Spectrosynthesis II –
Exposure of Tolerance : LGBTQ in Southeast Asia

Exhibition Information

Year : 2019 – 2020
Dates : 23 November 2019 – 1 March 2020
Opening Hours : Tuesday-Sunday 10:00-21:00
Venue : 7-8/F Main Galleries, Bangkok Art and Culture Centre, Bangkok
Curator : Mr. Chatvichai Promadhattavedi

Admission free
Address : 939 Rama 1 Road, Wangmai, Pathumwan, Bangkok 10330, Thailand
  • Chatvichai Promadhattavedi – Chief Curator

    We are all individuals, and each of us unique. Each represents a different hue in society’s broad spectrum. Yet society influences us to overlook many of these gradations of difference, to be unwittingly blind to them or deliberately ignore them. Human beings are conditioned to stereotype and marginalize.

    As for the diversity of sexual preference and gender identity, being different from the accepted norm usually results in a tension. This exhibition creates a dialogue around that tension, as voiced by dozens of artists from within Southeast Asia as well as from the transnational Indian and Chinese spheres of cultural influence and migration that have helped shape the region.

    The artists’ lively discussion helps reveal what it means to grow up in society when your gender identity or preference is different from the norm. Many of them confront issues of human rights and equal justice. Some of them ask, why struggle to be “normal”, when you can celebrate being different? They discuss how boundaries are being shifted, social frameworks are being opened up, and established values are being questioned.

    In Southeast Asia, the degree of tolerance varies from one place to another. But even where social acceptance is high, as it generally is here in Thailand’s capital, exclusionary practices and rules are commonplace. These often hidden biases await exposure. Yet today, a greater acceptance of diverse gender identities and preferences is emerging in Southeast Asia as in much of the world. This emergence of tolerance has to be viewed against the region’s unique mixtures of cultural and religious traditions. The protagonists in this show help us explore the social norms and frameworks of the cultures they grew up in.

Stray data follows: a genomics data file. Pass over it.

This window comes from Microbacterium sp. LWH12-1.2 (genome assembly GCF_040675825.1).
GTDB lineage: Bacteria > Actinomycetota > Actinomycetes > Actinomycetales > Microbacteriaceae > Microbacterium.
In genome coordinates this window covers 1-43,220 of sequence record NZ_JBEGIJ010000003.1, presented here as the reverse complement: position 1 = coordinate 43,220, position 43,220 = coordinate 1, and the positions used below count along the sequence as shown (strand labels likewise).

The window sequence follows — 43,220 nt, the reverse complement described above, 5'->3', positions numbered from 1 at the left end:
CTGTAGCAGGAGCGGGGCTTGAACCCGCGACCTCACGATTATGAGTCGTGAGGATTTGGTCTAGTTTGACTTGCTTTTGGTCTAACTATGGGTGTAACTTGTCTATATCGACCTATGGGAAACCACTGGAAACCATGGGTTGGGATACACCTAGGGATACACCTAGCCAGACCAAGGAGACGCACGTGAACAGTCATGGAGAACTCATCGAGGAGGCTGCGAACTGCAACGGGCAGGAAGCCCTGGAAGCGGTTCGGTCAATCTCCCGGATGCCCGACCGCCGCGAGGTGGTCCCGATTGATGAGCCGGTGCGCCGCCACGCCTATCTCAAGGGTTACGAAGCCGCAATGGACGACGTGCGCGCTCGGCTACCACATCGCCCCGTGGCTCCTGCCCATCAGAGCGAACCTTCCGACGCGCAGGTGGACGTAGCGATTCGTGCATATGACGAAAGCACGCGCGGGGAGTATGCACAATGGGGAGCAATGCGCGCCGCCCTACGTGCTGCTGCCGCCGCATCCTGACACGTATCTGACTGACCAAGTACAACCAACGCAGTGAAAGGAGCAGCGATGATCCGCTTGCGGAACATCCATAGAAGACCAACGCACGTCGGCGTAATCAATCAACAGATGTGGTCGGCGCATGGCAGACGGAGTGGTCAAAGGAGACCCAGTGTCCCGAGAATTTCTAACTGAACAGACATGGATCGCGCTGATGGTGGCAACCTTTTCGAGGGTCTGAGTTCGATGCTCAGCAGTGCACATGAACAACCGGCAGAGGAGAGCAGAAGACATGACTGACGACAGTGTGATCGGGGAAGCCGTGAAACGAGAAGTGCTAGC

Exposing the narrowness of societal norms can help us all envision alternative attitudes that are more inclusive and more respectful of difference. This should benefit everyone, since everyone is different in some way. The artistic dialogue here is specifically about tolerance and acceptance of sexual and gender diversity, but it is relevant to more than just the LGBTQ community. Broad-minded thinking serves everyone.

    The first Spectrosynthesis exhibition, which featured a different group of artists and works, was held in Taipei, Taiwan, in 2017, at the Museum of Contemporary Art.

  • Mr. Chatvichai Promadhattavedi was Director of the Bhirasri Institute of Modern Art between 1976 to 1988, during which he oversaw the showing of some one hundred exhibitions and as well a programme of contemporary theatre and music. Of note was the Bangkok Symphony Orchestra coming into being at the BIMA, for which he was a founding member; he also has been on the Board of the Bangkok Opera. In 2002 Chatvichai was one of the key figures in the setting up of the Office of Contemporary Art and Culture (OCAC) to be part of Thailand’s new Ministry of Culture, when he was then appointed Advisor to the Ministry of Culture. He went on to become Director of the Bangkok Art and Culture Foundation which spearheaded the establishment of the Bangkok Art and Culture Centre, and in 2008 he took the post of Acting Director of this institution. He is now on the BACC Board and its Secretary, further pioneering for infrastructural work for the arts such as rallying the participation of the Artists Network in the writing of the cultural content in Thailand’s recently promulgated Constitution.